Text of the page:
Click the photo to open a full-size image of the complete hardcover dustjacket. Art by Greg Martin, cover design by Melissa Lytton.

If you want to check out the book, click here to read sample chapters and stuff. Now available at fine bookstores and online dealers such as Amazon (hardcover and trade paper) and Powell's (trade paper only). Or order directly from the publisher at a nice discount with free shipping: Hadley Rille Books.

I cannot begin to describe how pleased I am. *beam*

Here's wishing you a fine day. Thank you SO MUCH to everyone who attended the reading, signing, and party. You made it an Event of Awesomeness™.

I'm super-excited about holding the real-live hardcover copy of TRANSCENDENCE in my sweaty palms! Here it is, along with two more novels coming out from Hadley Rille Books in short order, FINDER by Terri-Lynne DeFino and THE NORTHERN QUEEN by Kim Vandervort:

The release party will be held at Jayhawk Ink (second floor in the KU student union) this Friday, Nov. 5, from 4:00pm - 5:30pm, then party at my place afterward from then until late! Come celebrate the release of my debut novel. Should be a blast!

PS: Some folks have asked about ordering the book if they can't make it to the book release. No problem; in fact, you can still pre-order directly from the publisher at a tidy discount (with free shipping). Amazon and other fine bookstores will have it in stock starting Friday, and the Kindle edition (among other ebook formats) will be available soon.

Howdy! In less than two weeks is the launch of my novel, Transcendence, and I need to figure out where to hold the post-bookstore-event party, how many might be coming, what I should prepare, and so forth. Help!

[Poll #1636331]
If you have any other ideas or comments, I'd love to hear 'em in comments. Thanks!
Geez, busy has prevented me from sharing some excitin' news: My editor just sent Transcendence off to the printer! Here's the final cover for the hardcover edition, coming out in TWO WEEKS:

Click the image to see the full-size dustjacket. Click here to see sample chapter stuff.

And check out that quote just above my name, deep in shadow: Jack McDevitt read it and liked it and gave me a blurb (full quote inside the flap). Woohoo! Thank you, Jack, and thanks to Kij, George, Jim, and Ann for their kind words (and to A.J., who passed away a few years ago).

If you're in town on Friday, November 5, come by the University of Kansas student union building, where the Jayhawk Ink bookstore will host my book launch from 4:00pm - 5:30pm. I'll host a reception at my place afterward. Spread the word!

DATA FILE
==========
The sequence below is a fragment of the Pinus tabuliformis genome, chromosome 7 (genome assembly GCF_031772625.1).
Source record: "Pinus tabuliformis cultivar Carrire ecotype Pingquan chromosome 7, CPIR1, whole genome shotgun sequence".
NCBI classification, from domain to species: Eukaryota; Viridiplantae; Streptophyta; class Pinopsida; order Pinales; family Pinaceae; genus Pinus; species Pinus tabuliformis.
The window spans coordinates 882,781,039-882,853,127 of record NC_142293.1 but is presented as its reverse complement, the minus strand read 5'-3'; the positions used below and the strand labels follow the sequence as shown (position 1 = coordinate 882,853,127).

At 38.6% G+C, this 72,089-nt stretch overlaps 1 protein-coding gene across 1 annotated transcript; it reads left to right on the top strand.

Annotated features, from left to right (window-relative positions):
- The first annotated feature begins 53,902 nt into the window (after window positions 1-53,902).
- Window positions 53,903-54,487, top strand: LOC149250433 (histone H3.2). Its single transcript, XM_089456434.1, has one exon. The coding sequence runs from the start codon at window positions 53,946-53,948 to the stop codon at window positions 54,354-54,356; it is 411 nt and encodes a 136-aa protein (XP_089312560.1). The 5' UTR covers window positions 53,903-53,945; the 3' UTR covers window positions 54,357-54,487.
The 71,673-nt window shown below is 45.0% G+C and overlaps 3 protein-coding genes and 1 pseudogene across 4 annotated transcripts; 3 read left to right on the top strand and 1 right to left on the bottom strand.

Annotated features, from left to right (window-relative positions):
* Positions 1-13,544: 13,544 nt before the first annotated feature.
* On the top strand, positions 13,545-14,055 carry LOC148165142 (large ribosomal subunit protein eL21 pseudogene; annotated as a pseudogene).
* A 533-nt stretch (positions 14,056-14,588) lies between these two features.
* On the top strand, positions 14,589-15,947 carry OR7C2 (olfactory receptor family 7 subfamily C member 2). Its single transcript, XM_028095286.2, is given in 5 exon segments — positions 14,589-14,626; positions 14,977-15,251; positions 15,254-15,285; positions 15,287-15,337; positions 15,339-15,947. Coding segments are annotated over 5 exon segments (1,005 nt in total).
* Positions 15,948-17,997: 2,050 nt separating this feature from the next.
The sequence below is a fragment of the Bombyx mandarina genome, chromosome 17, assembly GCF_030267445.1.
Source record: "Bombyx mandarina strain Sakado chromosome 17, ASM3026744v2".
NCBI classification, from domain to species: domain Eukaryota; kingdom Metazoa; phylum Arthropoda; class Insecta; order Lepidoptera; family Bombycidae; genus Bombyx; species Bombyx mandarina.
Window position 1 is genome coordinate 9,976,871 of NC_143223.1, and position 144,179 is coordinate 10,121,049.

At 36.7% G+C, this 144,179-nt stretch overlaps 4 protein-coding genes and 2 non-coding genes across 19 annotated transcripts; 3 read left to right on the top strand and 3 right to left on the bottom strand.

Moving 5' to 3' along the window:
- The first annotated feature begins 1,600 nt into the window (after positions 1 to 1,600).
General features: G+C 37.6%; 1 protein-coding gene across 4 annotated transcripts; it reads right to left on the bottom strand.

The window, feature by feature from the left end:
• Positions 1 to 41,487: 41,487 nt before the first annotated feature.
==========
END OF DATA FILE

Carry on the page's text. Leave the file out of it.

Oh, and you can pre-order now from Hadley Rille Books at a big discount (for either the trade paperback or the hardcover) and get free shipping. Bargain!

Tomorrow afternoon, I give a spec-fic writing workshop with Robin Wayne Bailey and Susan Satterfield at The Writers Place in Kansas City. Should be much fun!

Rather than make a lot of handouts for the attendees, I added a bunch of SF Writer Resources to the Center for the Study of Science Fiction's weblinks page (where you can also find tons of other resources for SF scholars, teachers, and fans).

TRANSCENDENCE news: Countdown to book launch: Exactly four weeks, minus a few hours. Reading and signing at Jayhawk Ink, in the University of Kansas student union. Getting so excited!

Oh, and it's Hadley Rille Books' 5-year birthday, and they're giving away a free Kindle 3G to celebrate! Just go to the website and register. I also noticed that you can pre-order my novel at significant discount (with free shipping) directly from the site.

*happy dance*
mckitterick: Yes, this is one of my actual scooter helmets. RESPECT THE EMPIRE. (Daruma)
( Sep. 17th, 2010 12:48 pm)
We now have the book-launch date and location set for my novel, TRANSCENDENCE:

Friday, November 5, 4:00pm - 5:30pm at the KU Bookstore (the store formerly known as "Oread Books," where we hold the signings and readings for the Campbell Conference).

Reception afterward, with details TBA. Need to pick a place for the party!


Hi folks -

So I have a book coming out in late October or early November, so it's time to start thinking about how to prepare. I plan to give away the book electronically via my website, plus it'll be available as a Kindle book among other formats. When it hits the shelves, I plan to partake in a book tour or two, with readings and signings and more, and give away signed copies and so forth... but I'm unsure how much of this would actually be useful without knowing more. So: A poll!

[Poll #1600753]



mckitterick: Yes, this is one of my actual scooter helmets. RESPECT THE EMPIRE. (Default)